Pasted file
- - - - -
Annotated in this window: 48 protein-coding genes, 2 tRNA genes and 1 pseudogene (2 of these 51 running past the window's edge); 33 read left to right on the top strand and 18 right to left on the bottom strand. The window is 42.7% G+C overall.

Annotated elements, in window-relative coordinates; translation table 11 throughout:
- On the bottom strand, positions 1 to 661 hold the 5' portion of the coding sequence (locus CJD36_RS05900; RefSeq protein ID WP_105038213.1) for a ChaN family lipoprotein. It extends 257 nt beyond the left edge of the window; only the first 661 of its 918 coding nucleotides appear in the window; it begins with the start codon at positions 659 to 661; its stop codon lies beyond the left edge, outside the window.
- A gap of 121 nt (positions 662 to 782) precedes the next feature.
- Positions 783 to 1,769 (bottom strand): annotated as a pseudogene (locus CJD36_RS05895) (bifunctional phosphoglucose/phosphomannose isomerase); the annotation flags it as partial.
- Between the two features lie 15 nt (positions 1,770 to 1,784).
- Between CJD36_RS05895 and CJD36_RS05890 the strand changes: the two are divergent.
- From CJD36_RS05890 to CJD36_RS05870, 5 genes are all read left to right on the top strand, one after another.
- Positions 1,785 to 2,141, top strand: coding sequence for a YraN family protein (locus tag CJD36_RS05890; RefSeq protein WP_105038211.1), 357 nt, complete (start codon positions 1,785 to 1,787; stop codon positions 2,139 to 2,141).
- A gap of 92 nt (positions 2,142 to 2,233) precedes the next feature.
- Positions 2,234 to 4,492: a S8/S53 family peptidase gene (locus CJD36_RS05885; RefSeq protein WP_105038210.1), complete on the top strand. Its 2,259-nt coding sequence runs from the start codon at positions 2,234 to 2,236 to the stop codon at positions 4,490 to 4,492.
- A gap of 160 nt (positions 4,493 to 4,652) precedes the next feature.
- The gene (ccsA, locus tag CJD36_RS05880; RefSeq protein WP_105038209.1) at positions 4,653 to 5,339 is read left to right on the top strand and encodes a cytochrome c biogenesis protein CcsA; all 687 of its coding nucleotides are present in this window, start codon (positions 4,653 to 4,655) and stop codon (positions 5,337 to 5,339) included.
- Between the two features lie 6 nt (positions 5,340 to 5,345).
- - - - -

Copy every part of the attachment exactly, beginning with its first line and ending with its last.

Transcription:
Annotated in this window: 48 protein-coding genes, 2 tRNA genes and 1 pseudogene (2 of these 51 running past the window's edge); 33 read left to right on the top strand and 18 right to left on the bottom strand. The window is 42.7% G+C overall.

Annotated elements, in window-relative coordinates; translation table 11 throughout:
- On the bottom strand, positions 1 to 661 hold the 5' portion of the coding sequence (locus CJD36_RS05900; RefSeq protein ID WP_105038213.1) for a ChaN family lipoprotein. It extends 257 nt beyond the left edge of the window; only the first 661 of its 918 coding nucleotides appear in the window; it begins with the start codon at positions 659 to 661; its stop codon lies beyond the left edge, outside the window.
- A gap of 121 nt (positions 662 to 782) precedes the next feature.
- Positions 783 to 1,769 (bottom strand): annotated as a pseudogene (locus CJD36_RS05895) (bifunctional phosphoglucose/phosphomannose isomerase); the annotation flags it as partial.
- Between the two features lie 15 nt (positions 1,770 to 1,784).
- Between CJD36_RS05895 and CJD36_RS05890 the strand changes: the two are divergent.
- From CJD36_RS05890 to CJD36_RS05870, 5 genes are all read left to right on the top strand, one after another.
- Positions 1,785 to 2,141, top strand: coding sequence for a YraN family protein (locus tag CJD36_RS05890; RefSeq protein WP_105038211.1), 357 nt, complete (start codon positions 1,785 to 1,787; stop codon positions 2,139 to 2,141).
- A gap of 92 nt (positions 2,142 to 2,233) precedes the next feature.
- Positions 2,234 to 4,492: a S8/S53 family peptidase gene (locus CJD36_RS05885; RefSeq protein WP_105038210.1), complete on the top strand. Its 2,259-nt coding sequence runs from the start codon at positions 2,234 to 2,236 to the stop codon at positions 4,490 to 4,492.
- A gap of 160 nt (positions 4,493 to 4,652) precedes the next feature.
- The gene (ccsA, locus tag CJD36_RS05880; RefSeq protein WP_105038209.1) at positions 4,653 to 5,339 is read left to right on the top strand and encodes a cytochrome c biogenesis protein CcsA; all 687 of its coding nucleotides are present in this window, start codon (positions 4,653 to 4,655) and stop codon (positions 5,337 to 5,339) included.
- Between the two features lie 6 nt (positions 5,340 to 5,345).